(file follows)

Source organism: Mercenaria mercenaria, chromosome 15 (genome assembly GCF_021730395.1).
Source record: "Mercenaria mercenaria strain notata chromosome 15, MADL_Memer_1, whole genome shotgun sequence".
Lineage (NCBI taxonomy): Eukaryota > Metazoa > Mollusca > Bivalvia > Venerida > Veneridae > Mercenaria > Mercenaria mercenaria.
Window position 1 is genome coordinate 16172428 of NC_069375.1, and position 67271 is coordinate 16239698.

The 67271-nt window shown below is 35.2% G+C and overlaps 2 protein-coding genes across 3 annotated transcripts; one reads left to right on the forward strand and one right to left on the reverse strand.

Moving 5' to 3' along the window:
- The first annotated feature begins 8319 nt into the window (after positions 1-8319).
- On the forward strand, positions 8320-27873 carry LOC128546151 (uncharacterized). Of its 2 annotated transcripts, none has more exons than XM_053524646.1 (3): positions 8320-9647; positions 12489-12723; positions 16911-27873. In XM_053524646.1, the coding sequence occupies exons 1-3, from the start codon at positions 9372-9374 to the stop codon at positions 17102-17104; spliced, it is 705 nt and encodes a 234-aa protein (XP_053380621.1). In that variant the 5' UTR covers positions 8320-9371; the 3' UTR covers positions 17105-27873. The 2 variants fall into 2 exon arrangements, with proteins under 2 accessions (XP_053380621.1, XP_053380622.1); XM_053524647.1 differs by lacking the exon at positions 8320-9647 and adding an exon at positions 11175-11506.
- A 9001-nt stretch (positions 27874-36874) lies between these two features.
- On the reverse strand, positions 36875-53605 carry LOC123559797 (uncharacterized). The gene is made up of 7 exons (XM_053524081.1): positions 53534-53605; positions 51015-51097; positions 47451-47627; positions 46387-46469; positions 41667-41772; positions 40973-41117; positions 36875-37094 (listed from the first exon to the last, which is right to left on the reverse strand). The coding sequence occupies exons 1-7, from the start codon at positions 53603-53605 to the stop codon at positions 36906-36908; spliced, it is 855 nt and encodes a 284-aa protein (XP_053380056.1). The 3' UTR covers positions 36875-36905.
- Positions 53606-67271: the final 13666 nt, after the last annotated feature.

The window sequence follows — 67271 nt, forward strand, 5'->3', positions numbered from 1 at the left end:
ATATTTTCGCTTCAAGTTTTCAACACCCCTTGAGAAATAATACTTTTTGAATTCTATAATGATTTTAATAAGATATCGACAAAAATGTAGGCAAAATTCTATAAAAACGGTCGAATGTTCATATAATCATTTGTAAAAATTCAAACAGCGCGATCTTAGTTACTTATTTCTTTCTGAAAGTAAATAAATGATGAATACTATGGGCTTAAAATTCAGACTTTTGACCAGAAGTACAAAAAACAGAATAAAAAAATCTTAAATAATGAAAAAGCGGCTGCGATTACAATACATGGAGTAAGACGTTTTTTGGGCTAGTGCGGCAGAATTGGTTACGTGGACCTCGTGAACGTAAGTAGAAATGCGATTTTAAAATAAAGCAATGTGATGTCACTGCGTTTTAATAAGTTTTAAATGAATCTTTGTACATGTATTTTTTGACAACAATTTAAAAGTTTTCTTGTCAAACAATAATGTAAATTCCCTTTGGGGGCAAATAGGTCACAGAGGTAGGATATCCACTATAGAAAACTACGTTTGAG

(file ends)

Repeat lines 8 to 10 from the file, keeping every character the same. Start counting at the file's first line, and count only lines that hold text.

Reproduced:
- On the forward strand, positions 8320-27873 carry LOC128546151 (uncharacterized). Of its 2 annotated transcripts, none has more exons than XM_053524646.1 (3): positions 8320-9647; positions 12489-12723; positions 16911-27873. In XM_053524646.1, the coding sequence occupies exons 1-3, from the start codon at positions 9372-9374 to the stop codon at positions 17102-17104; spliced, it is 705 nt and encodes a 234-aa protein (XP_053380621.1). In that variant the 5' UTR covers positions 8320-9371; the 3' UTR covers positions 17105-27873. The 2 variants fall into 2 exon arrangements, with proteins under 2 accessions (XP_053380621.1, XP_053380622.1); XM_053524647.1 differs by lacking the exon at positions 8320-9647 and adding an exon at positions 11175-11506.
- A 9001-nt stretch (positions 27874-36874) lies between these two features.
- On the reverse strand, positions 36875-53605 carry LOC123559797 (uncharacterized). The gene is made up of 7 exons (XM_053524081.1): positions 53534-53605; positions 51015-51097; positions 47451-47627; positions 46387-46469; positions 41667-41772; positions 40973-41117; positions 36875-37094 (listed from the first exon to the last, which is right to left on the reverse strand). The coding sequence occupies exons 1-7, from the start codon at positions 53603-53605 to the stop codon at positions 36906-36908; spliced, it is 855 nt and encodes a 284-aa protein (XP_053380056.1). The 3' UTR covers positions 36875-36905.